A decade ago, talk of electric airplanes was more fantasy than fact. Sleek sailplanes might sport a small motor and battery for extend their time in the air, but beyond that, the concept just wasn't practical at a commercial level. Then Solar Impulse circled the planet on solar-power alone. Industrial titans like Siemens and Airbus took serious interest in the idea. A handful of startups like Aero Electric Aircraft Corporation jumped into the electric trainer plane market.
Most recently, a trio of firms have gotten funding to build pure electric and hybrid-electric commercial aircraft, including a three year-old startup in Israel called Eviation. What began as a drone project to test the concept has now evolved into the quest to build a 9-passenger, two crew member all-electric commuter plane, ideal of short-haul flights to smaller airports where the low operating costs of an e-plane make the economics more compelling.
Heading up Eviation's fast-track, or I might say, fast-taxi efforts to put their plane in the air by no later than 2020, an admittedly ambitious target, is Omer Bar-Yohay. From his backyard in Israel, he took some 36-minutes to talk about their project, which has engendered a fair amount of exciting, as well as skepticism: can you really built a 12,000 pound airplane and power it only with lithium-ion battery pack equivalent to ten Tesla Model S electric cars storing 980 kWh of energy?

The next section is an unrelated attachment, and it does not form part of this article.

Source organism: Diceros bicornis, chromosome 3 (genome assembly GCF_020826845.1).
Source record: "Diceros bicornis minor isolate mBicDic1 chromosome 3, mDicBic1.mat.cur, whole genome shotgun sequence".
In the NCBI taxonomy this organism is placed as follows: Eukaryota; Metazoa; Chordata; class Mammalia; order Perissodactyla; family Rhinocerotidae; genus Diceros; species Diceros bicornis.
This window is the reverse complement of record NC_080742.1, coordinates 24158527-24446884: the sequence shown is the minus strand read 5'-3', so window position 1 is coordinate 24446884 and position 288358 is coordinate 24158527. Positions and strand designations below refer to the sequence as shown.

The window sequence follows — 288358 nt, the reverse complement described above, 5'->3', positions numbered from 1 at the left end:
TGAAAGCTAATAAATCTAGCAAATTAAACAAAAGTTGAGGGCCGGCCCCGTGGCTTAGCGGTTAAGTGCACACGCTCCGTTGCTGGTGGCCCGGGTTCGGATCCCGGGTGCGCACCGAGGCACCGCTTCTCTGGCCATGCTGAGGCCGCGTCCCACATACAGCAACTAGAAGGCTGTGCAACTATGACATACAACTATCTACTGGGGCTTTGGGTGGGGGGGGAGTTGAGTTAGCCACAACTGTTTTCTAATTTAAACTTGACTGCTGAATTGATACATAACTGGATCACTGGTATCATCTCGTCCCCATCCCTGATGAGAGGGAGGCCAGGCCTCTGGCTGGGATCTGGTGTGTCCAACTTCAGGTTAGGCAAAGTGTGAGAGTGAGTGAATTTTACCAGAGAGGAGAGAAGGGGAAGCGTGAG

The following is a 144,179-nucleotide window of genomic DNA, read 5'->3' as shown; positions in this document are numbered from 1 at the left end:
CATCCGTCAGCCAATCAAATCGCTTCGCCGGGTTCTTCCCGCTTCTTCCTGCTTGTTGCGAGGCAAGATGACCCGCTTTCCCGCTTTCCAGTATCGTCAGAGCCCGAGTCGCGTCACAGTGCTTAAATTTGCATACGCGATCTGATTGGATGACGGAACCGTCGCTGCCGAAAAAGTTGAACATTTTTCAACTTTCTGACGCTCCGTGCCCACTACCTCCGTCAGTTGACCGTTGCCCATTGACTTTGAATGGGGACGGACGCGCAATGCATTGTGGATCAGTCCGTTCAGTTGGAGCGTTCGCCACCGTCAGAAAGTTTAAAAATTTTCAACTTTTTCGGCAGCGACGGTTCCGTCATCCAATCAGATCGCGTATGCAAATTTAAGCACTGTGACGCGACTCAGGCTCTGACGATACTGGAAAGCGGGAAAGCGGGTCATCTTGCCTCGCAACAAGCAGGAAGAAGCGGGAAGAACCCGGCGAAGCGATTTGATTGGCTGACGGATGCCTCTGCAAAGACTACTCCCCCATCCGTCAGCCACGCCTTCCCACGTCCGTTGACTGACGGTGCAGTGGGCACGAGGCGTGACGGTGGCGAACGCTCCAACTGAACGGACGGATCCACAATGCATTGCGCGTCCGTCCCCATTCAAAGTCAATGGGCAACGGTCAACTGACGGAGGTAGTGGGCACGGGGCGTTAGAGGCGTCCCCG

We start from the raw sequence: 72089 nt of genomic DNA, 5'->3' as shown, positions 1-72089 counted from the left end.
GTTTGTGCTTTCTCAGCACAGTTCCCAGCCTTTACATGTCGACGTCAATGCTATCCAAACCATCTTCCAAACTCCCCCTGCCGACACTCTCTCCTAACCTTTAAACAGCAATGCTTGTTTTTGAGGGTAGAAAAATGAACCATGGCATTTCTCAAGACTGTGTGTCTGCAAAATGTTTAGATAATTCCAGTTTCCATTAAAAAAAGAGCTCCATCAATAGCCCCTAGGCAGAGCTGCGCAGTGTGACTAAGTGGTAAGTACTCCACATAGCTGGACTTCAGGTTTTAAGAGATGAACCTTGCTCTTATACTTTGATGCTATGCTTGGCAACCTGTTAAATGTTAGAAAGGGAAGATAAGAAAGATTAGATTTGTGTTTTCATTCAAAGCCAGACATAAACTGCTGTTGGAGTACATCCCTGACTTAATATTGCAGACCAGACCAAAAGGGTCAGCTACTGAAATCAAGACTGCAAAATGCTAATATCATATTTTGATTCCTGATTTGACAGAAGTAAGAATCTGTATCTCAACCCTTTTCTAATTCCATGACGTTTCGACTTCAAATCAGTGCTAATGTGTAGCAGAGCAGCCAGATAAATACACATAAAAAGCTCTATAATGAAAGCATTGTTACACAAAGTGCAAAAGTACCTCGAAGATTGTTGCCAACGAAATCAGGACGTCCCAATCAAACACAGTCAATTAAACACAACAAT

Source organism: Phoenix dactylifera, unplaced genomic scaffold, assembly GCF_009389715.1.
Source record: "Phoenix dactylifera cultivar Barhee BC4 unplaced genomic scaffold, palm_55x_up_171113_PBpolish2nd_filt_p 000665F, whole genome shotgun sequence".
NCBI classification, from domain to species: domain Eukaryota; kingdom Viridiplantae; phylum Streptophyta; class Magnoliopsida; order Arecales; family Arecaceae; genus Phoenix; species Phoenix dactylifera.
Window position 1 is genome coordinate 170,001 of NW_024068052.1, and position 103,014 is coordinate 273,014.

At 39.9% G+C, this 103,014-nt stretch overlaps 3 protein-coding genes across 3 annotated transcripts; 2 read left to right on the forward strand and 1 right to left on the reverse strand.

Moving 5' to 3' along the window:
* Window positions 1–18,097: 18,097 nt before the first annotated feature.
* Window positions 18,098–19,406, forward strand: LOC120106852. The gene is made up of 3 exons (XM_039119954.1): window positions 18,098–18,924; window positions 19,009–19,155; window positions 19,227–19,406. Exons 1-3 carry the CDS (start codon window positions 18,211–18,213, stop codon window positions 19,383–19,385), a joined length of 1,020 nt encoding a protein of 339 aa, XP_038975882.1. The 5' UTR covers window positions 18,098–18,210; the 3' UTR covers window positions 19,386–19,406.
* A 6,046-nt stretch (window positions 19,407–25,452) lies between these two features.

And speaking of those batteries, which initially won't be the reported aluminum-air batteries first reported, but standard 18650 cells like Tesla currently uses, according to Bar-Yohay, they'll be stuffed everywhere in the plane, including the seats. They won't be swapping batteries as some trainer designs are testing. The goal is a plane that can fly a couple hours and have up to 60-minutes IFR reserve flying time to reach an alternate if weather closes in. Also, early models will not be pressurized, flying below 12,500 feet, though future versions could be as battery density allows for longer flights at higher altitudes.
Be sure to listen to both parts of the interview.
First Published: 2017-07-05
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